Stories of Women and Children in Cambodia
by Bhavia C. Wagner
Photography by Valentina DuBasky
Published by Wild Iris Press, Eugene, Oregon 2002
Soul Survivors gives voice to women and children who survived the Khmer Rouge's secret genocide and the two decades of civil war that followed. The moving personal narratives document the lives of twelve people who stayed in Cambodia after the genocide when nearly two million people died between 1975 and 1979 from execution, starvation or disease. And it includes two refugees who came to the US as orphans, returning as young adults to help their country. Coming from diverse backgrounds, including a farmer, a teacher, a Buddhist nun, a landmine victim and a women's leader, the survivors' engaging accounts demonstrate the strength and goodness of the human spirit.
Additional chapters describe how the Khmer Rouge came to power, the role of the US in Cambodia, the problem of six million landmines, the Buddhist peace movement, and how to help women and children in Cambodia. Soul Survivors includes a chronology of Cambodian history, a map of Cambodia and an index. Sixty-four photographs draw the reader into contemporary Cambodia to witness the survivors' courageous work to rebuild their lives, families and culture in one of the poorest nations of the world.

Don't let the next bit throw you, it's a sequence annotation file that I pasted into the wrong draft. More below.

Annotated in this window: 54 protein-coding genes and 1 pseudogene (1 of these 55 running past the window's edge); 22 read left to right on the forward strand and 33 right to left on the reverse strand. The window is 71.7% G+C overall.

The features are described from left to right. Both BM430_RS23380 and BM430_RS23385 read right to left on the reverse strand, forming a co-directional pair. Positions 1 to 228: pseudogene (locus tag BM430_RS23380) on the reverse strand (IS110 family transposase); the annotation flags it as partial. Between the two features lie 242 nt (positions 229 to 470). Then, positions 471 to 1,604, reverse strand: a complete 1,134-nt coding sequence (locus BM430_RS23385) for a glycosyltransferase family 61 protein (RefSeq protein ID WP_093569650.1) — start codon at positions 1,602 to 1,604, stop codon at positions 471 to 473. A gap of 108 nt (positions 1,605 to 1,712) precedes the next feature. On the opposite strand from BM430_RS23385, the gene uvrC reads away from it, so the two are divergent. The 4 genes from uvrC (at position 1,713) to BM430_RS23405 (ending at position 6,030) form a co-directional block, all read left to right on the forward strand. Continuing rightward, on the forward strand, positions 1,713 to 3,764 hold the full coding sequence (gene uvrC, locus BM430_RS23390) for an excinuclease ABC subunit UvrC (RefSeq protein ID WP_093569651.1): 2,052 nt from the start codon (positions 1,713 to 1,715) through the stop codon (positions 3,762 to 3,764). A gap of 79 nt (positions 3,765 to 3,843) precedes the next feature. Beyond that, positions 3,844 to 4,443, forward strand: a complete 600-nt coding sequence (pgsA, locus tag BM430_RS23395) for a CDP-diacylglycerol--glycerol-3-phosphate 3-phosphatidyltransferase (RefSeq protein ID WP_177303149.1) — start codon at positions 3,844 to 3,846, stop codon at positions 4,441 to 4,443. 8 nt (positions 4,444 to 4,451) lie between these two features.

"The eloquence of their stories and the heartbreak they depict become ennobling because of the spirit that carries them. They are stories that have to be told, that have to be held up to the light of humanity. In their extraordinary way, Bhavia Wagner and Valentina DuBasky have entered the heart of sorrow to bring forth this spirit and let it speak to us."
Author and Buddhist Teacher
Spirit Rock Center
Soul Survivors Contact Information
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